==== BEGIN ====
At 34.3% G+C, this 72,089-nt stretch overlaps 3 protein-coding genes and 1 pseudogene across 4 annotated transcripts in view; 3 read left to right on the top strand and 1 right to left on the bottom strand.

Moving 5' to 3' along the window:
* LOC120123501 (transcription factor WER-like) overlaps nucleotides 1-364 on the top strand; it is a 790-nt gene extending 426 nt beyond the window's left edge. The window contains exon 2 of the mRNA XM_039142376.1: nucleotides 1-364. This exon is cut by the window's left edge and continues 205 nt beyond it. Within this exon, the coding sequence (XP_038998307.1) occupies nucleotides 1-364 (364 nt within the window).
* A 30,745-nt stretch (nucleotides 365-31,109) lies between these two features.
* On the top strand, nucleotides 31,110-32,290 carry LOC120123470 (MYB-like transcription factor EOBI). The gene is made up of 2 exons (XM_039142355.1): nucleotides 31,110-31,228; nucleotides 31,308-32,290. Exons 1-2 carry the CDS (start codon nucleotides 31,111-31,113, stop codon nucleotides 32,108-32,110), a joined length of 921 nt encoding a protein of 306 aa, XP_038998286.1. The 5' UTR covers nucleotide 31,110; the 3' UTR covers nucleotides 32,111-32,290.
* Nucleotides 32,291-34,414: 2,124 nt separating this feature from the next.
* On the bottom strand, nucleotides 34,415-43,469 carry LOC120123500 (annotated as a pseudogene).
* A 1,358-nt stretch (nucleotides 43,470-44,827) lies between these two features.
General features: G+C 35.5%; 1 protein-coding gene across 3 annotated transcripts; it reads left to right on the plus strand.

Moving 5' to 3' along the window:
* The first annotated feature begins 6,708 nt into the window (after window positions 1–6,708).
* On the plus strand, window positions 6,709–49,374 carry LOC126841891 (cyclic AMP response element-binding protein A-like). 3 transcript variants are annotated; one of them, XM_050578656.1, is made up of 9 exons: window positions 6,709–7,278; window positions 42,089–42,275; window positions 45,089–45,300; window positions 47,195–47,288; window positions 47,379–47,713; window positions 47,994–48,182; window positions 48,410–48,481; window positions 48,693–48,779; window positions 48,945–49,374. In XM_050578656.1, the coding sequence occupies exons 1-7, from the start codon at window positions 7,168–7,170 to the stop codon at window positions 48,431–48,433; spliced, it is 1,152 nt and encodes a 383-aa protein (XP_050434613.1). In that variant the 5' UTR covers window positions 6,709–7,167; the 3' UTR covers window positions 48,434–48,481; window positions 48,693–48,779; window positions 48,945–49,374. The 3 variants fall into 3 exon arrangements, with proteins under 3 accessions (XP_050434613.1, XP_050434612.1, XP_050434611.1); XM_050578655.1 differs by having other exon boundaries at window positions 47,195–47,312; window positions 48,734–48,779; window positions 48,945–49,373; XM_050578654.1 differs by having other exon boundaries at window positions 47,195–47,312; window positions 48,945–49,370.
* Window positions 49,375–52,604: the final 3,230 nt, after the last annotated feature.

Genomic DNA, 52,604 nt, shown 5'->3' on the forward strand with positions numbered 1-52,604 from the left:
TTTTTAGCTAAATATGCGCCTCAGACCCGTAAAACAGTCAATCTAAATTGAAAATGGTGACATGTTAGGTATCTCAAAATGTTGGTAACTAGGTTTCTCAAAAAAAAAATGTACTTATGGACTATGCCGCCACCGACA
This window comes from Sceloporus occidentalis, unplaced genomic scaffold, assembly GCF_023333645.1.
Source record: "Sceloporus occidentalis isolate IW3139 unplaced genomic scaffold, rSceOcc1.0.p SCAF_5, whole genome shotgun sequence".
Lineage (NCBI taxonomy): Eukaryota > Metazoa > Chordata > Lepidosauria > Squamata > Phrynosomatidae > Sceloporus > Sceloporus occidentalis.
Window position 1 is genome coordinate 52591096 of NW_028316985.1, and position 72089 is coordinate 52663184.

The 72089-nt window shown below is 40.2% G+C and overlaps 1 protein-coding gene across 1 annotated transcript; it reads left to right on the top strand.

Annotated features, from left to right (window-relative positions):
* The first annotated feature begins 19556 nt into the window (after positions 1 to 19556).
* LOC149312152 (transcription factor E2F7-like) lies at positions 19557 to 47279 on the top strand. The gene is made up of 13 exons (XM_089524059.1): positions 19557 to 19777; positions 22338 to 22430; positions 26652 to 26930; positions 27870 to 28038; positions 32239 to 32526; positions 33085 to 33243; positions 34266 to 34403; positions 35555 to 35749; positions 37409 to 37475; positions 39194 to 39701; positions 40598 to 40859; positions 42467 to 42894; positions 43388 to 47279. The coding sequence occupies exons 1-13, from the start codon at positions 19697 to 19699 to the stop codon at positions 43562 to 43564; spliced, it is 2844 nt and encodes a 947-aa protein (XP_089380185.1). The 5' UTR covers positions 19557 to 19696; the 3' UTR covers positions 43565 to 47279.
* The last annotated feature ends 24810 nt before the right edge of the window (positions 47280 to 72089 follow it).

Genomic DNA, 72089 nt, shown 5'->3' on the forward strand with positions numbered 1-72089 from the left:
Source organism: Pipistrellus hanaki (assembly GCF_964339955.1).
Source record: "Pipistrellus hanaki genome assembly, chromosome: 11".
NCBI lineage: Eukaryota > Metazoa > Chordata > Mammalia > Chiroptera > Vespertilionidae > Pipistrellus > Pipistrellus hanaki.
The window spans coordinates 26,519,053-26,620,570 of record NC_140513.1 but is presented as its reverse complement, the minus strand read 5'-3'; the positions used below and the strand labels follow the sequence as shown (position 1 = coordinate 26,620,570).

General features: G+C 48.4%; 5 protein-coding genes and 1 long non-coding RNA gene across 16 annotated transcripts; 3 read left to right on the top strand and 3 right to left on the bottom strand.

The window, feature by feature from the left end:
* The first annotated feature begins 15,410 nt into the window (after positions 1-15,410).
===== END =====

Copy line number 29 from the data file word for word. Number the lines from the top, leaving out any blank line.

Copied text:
The window spans coordinates 26,519,053-26,620,570 of record NC_140513.1 but is presented as its reverse complement, the minus strand read 5'-3'; the positions used below and the strand labels follow the sequence as shown (position 1 = coordinate 26,620,570).